The following is a useful collection of geophysical terms. Search through using the alphabetical shortcuts or the “Find” function in your web browser.


B-field

In time-domain electromagnetic surveys, the magnetic field component of the (electromagnetic) field. This can be measured directly, although more commonly it is calculated by integrating the time rate of change of the magnetic field dB/dt, as measured with a receiver coil.

background

The “normal” response in the geophysical data – that response observed over most of the survey area. Anomalies are usually measured relative to the background. In airborne gamma-ray spectrometric surveys the term defines the cosmic, radon, and aircraft responses in the absence of a signal from the ground.

base frequency

The frequency of the pulse repetition for a time-domain electromagnetic system. Measured between subsequent positive pulses.

base-level

The measured values in a geophysical system in the absence of any outside signal. All geophysical data are measured relative to the system base level.

bedrock

A general term referring to rock that underlies unconsolidated material.

Bird
A common name for the pod towed beneath or behind an aircraft, carrying the geophysical sensor array.
borehole television or video

A downhole television camera; see acoustic-televiewer definition.

borehole-compensated

Probes designed to reduce the extraneous effects of the borehole, casing, and of probe position are called borehole-compensated.

bottom-hole temperature

The bottom-hole temperature (BHT) usually is measured with maximum recording thermometers attached to a logging probe.

Bouguer correction

The process of correcting gravity data for the mass of the rock between a given station and its reference (base) station. Application of the Bouguer correction to the data set, as well as corrections for latitude, topography, meter drift and elevation, yields the Bouguer anomaly.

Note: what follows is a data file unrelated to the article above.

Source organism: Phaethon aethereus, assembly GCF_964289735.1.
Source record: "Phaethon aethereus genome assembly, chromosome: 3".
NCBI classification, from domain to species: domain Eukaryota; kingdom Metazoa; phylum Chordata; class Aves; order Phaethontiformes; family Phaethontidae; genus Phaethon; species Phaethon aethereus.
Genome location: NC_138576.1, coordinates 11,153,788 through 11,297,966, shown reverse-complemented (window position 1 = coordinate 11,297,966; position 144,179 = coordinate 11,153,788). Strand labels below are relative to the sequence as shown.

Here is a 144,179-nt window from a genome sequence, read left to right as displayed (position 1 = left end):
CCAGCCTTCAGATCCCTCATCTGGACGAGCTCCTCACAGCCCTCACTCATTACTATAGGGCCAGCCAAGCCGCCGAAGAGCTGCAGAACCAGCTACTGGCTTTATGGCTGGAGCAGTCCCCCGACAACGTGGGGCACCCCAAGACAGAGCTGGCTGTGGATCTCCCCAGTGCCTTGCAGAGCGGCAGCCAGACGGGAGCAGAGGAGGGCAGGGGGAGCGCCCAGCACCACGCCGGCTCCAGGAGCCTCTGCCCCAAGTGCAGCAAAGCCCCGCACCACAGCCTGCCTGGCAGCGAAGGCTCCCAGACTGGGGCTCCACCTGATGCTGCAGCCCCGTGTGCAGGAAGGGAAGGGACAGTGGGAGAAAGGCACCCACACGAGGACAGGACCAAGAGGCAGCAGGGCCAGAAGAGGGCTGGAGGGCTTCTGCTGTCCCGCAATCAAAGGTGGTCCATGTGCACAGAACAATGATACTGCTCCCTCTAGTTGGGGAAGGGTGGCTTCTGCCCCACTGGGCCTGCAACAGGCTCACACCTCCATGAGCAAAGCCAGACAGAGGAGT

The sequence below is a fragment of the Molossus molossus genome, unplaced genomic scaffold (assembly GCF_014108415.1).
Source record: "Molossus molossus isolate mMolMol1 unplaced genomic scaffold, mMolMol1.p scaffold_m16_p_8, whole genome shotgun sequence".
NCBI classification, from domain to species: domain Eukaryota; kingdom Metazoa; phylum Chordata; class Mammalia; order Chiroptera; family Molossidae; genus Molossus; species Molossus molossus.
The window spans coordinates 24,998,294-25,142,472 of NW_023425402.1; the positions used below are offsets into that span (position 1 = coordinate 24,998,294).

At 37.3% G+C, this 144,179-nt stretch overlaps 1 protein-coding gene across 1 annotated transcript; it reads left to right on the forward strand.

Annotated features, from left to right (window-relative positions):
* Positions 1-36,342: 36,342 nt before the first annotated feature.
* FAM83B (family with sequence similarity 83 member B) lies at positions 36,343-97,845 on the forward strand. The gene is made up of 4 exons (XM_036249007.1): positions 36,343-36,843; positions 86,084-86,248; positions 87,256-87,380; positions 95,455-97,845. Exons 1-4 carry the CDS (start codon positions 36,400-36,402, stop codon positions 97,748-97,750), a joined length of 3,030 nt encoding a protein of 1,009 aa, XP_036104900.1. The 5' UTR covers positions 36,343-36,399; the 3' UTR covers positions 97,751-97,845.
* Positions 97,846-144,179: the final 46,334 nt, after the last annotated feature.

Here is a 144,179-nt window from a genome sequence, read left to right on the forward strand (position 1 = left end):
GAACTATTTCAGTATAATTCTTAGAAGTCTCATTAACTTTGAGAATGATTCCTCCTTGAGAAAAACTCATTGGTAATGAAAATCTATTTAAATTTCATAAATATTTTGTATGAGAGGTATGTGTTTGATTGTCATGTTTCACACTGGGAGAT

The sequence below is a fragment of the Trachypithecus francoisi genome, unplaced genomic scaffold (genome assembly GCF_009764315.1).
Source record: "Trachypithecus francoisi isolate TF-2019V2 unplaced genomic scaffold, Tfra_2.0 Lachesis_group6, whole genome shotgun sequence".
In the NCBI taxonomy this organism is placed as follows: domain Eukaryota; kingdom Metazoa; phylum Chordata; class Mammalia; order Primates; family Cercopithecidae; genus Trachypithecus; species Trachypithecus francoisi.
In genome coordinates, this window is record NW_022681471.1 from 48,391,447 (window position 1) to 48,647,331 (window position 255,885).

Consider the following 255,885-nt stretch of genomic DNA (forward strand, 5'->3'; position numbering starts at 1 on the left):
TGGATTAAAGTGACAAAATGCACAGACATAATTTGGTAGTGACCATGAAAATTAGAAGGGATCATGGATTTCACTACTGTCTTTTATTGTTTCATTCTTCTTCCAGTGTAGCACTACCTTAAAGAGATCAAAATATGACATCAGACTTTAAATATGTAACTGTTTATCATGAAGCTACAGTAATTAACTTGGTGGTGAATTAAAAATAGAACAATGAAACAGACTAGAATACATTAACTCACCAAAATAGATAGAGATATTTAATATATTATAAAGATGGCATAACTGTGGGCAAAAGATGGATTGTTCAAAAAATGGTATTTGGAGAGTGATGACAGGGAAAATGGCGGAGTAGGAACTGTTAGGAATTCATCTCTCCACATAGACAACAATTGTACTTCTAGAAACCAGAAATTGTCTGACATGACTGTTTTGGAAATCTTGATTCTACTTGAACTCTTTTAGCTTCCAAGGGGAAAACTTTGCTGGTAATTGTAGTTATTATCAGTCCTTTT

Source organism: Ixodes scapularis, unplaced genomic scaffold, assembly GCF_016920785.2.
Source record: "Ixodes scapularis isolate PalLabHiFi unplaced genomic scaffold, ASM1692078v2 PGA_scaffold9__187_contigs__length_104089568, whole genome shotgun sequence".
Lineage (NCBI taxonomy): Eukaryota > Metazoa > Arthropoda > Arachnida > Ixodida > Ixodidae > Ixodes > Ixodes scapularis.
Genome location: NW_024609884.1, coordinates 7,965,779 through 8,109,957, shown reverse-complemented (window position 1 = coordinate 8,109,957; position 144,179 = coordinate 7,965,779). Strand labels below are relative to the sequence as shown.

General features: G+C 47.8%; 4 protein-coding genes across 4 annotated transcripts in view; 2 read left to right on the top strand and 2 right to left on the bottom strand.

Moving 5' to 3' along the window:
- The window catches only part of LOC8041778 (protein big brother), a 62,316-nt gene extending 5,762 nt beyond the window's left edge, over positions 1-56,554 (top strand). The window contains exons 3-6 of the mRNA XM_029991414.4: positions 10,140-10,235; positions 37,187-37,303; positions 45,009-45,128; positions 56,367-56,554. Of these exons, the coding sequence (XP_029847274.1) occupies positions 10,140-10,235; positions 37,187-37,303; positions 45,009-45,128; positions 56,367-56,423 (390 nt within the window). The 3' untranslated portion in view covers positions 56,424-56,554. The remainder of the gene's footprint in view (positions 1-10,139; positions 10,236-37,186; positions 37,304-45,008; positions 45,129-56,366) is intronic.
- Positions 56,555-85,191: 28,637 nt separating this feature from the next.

Bouguer gravity field

The gravity field obtained after latitude, elevation, Bouguer, and terrain corrections have been applied to the measured (observed or raw) gravity data. The Bouguer (named after Pierre Bouguer, a French geodesist) gravity field is often noted as simple Bouguer for the gravity field before applying terrain corrections or complete Bouguer for the gravity field after applying terrain (and sometimes curvature) corrections. The gravity anomalies observed in the Bouguer field are caused by lateral density contrasts within the sedimentary section, crust and sub-crust of the Earth. A measured above sea level Bouguer gravity field and accurately corrected to sea level datum is not equivalent to gravity measured at sea level. Anomalies caused by mass inhomogeneities between station elevation and datum and which were measured at the original station elevations remain in the data unless special corrections are made.

brute stack

A common midpoint stack with only preliminary static corrections (often none) and preliminary normal-moveout corrections (often constant velocity). This stack is often done by field computers to verify the existence of actual reflections.

bucking

The process of removing the strong signal from the primary field at the receiver from the data, to measure the secondary field. It can be done electronically or mathematically. This is done in frequency-domain EM and to measure on-time in time-domain EM.

bulk density

Bulk density is the mass of material per unit volume; in logging, it is the density, in grams per cubic centimetre, of the rock with pore volume filled with fluid.

bulk modulus

A modulus of elasticity, relating change in volume to the hydrostatic state of stress. It is the reciprocal of compressibility.